Photons are caught behaving like superconducting electrons

Whether the particles of light can produce a supercurrent remains to be seen

laser light in water

PHOTON PAIRS  Laser light in water (shown) exhibits an unexpected quirk: Light particles interact with their companions in the same way electrons pair up in superconductors.

GIPhotoStock/Science Source

Light is a fan of the buddy system. Photons, or particles of light, have been spotted swapping energy with partners. This chummy behavior resembles how electrons pair up in materials that conduct current without resistance, known as superconductors, researchers report in a paper accepted in Physical Review Letters.

Although the photons exchange energy like electrons do, it’s unknown whether the particles are actually bound together as electrons are, and whether photons could produce an effect analogous to superconductivity. “This is a door that is opened,” says study coauthor Ado Jorio, a physicist at the Universidade Federal de Minas Gerais in Brazil. Now, he says, the questions that must be addressed are, “How far can we push this similarity? Can we find with photons incredible results like we find for electrons?”

In certain solid materials cooled to extremely low temperatures, electrons form partnerships called Cooper pairs (SN: 6/13/15, p. 8), which allow superconductivity to occur. Although the negatively charged particles typically repel one another, two electrons can bind together by exchanging phonons, or quantum packets of vibration, via the lattice of ions within these materials. This alliance coordinates the electrons’ movements and thereby eases their passage through the material, allowing them to flow without resistance. Superconductivity’s potential technological applications — which include energy-efficient power transmission, superstrong magnets and levitating trains — have attracted heaps of scientific interest in the phenomenon.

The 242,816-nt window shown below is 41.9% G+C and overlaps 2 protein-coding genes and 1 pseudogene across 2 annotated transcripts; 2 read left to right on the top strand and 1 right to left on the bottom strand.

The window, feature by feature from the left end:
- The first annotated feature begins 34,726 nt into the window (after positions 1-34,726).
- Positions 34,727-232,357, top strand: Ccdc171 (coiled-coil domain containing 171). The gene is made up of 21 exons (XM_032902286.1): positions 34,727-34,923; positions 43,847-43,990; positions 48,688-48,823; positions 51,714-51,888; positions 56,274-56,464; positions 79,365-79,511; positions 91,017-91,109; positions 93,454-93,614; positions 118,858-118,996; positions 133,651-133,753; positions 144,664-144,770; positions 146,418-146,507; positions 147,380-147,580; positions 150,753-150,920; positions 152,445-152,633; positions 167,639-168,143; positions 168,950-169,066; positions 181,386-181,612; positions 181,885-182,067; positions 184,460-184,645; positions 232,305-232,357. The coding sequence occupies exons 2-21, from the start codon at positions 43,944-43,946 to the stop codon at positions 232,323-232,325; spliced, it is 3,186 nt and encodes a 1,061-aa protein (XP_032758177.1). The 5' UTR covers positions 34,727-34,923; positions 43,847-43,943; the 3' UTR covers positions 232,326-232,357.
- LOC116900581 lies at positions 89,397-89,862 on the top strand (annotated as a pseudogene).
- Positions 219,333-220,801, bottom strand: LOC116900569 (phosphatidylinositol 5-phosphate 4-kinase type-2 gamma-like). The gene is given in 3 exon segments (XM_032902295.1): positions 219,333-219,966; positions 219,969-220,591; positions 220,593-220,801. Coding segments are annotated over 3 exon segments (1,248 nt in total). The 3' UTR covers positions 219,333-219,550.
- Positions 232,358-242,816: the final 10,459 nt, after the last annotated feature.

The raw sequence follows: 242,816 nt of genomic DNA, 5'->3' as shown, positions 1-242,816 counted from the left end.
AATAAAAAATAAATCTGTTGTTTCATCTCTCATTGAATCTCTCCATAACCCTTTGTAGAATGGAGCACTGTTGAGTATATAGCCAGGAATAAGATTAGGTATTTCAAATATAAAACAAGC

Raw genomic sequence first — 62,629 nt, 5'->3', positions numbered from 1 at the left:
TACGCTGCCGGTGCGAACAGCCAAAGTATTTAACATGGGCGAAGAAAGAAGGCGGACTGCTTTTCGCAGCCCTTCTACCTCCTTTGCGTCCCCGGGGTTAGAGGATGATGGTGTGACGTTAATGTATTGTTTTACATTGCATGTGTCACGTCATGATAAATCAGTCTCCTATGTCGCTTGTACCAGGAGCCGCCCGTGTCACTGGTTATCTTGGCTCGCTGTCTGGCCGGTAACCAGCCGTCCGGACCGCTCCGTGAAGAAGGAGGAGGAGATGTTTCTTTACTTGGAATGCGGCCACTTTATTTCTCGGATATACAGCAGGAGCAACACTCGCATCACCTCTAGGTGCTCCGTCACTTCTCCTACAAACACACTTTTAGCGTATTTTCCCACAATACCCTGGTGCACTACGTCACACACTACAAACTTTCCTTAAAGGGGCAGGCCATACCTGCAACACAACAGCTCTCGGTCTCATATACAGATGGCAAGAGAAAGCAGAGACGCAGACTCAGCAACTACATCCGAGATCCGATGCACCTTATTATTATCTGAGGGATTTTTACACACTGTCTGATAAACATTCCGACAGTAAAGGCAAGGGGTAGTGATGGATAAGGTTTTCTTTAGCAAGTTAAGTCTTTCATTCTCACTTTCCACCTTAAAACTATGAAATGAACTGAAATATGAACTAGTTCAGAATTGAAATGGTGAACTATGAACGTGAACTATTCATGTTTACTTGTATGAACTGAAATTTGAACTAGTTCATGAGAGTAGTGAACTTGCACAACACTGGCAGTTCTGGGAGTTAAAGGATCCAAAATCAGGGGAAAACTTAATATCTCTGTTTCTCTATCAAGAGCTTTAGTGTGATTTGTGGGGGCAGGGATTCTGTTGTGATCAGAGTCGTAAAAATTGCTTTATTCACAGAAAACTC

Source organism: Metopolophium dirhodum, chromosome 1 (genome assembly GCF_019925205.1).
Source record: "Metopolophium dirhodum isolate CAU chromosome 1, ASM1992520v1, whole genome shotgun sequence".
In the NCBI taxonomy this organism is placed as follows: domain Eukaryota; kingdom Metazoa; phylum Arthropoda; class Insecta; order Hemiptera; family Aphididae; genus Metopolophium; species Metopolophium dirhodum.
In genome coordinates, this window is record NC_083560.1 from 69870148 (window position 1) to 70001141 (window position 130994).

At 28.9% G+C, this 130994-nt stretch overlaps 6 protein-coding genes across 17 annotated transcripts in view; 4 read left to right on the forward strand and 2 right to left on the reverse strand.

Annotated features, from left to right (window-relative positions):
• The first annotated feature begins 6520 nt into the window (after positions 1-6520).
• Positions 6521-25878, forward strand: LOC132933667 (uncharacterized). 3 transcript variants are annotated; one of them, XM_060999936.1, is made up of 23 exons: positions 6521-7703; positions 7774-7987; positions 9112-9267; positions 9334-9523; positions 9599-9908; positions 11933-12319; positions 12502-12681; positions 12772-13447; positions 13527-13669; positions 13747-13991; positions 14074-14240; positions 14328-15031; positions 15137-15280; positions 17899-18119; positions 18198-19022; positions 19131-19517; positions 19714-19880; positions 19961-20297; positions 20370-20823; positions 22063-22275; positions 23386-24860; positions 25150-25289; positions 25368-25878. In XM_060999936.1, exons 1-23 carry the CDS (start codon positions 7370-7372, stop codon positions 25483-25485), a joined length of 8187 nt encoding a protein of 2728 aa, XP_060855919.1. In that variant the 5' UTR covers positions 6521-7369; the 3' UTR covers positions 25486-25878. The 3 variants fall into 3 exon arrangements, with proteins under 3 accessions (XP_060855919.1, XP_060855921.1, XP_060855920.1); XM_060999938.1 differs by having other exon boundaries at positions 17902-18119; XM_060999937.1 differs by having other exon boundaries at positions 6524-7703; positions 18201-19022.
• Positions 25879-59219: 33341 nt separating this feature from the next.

Now, Jorio and colleagues have shown photons behaving similarly to superconducting electrons. When the researchers shined a laser on water, pairs of photons that emerged from the liquid at the same time tended to have complementary energies. While one photon had lost a little energy, another had gained the same amount of energy, indicating that they were exchanging quantum vibrations. The effect appeared in a variety of transparent materials, says Jorio, and it was observed at room temperature, unlike electron pairing in superconductors.

The team also showed that the exchanged quantum vibrations were “virtual” — appearing only for fleeting moments — just like the vibrations exchanged by electrons. The theory that explains the interaction “is exactly the same as for the electrons,” Jorio says.

Scientists already knew that photons can lose or gain energy via vibrations, but the similarity with Cooper pairs is a new and interesting way of thinking about the effect, says physicist Ian Walmsley of Oxford University, who was not involved with the research. “It’s a field that has not yet been explored.”

It is still too early to know how far the analogy with superconducting electrons extends, says physicist Ben Sussman of the National Research Council of Canada in Ottawa, who was not involved with the research. But the connection seems worth investigating: “This is an interesting rabbit hole indeed.”

Physics writer Emily Conover has a Ph.D. in physics from the University of Chicago. She is a two-time winner of the D.C. Science Writers’ Association Newsbrief award.

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